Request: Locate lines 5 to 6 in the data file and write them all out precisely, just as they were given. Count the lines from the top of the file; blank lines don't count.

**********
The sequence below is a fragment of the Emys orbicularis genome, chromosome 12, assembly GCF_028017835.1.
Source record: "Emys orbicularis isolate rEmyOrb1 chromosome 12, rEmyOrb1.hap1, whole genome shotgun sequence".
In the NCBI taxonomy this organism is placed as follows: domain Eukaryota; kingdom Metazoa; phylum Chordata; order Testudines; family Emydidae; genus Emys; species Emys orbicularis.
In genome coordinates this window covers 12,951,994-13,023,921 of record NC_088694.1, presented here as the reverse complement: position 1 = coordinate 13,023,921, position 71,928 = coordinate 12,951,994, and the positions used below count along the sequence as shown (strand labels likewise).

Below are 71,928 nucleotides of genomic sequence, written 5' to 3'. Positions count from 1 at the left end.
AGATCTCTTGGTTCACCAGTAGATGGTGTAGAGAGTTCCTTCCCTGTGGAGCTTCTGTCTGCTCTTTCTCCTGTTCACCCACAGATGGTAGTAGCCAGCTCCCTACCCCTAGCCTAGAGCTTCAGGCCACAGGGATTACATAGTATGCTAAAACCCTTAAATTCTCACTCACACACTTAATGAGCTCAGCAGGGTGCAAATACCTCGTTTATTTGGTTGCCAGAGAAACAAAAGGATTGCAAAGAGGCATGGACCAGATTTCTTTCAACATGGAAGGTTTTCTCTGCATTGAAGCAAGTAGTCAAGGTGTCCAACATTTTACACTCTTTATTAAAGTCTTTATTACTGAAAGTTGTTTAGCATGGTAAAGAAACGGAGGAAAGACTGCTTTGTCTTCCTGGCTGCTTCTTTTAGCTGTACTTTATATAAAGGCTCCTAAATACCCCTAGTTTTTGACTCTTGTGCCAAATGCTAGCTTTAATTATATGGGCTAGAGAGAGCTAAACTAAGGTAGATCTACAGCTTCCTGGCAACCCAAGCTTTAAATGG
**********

Below are 71,928 nucleotides of genomic sequence, written 5' to 3'. Positions count from 1 at the left end.
AGATCTCTTGGTTCACCAGTAGATGGTGTAGAGAGTTCCTTCCCTGTGGAGCTTCTGTCTGCTCTTTCTCCTGTTCACCCACAGATGGTAGTAGCCAGCTCCCTACCCCTAGCCTAGAGCTTCAGGCCACAGGGATTACATAGTATGCTAAAACCCTTAAATTCTCACTCACACACTTAATGAGCTCAGCAGGGTGCAAATACCTCGTTTATTTGGTTGCCAGAGAAACAAAAGGATTGCAAAGAGGCATGGACCAGATTTCTTTCAACATGGAAGGTTTTCTCTGCATTGAAGCAAGTAGTCAAGGTGTCCAACATTTTACACTCTTTATTAAAGTCTTTATTACTGAAAGTTGTTTAGCATGGTAAAGAAACGGAGGAAAGACTGCTTTGTCTTCCTGGCTGCTTCTTTTAGCTGTACTTTATATAAAGGCTCCTAAATACCCCTAGTTTTTGACTCTTGTGCCAAATGCTAGCTTTAATTATATGGGCTAGAGAGAGCTAAACTAAGGTAGATCTACAGCTTCCTGGCAACCCAAGCTTTAAATGG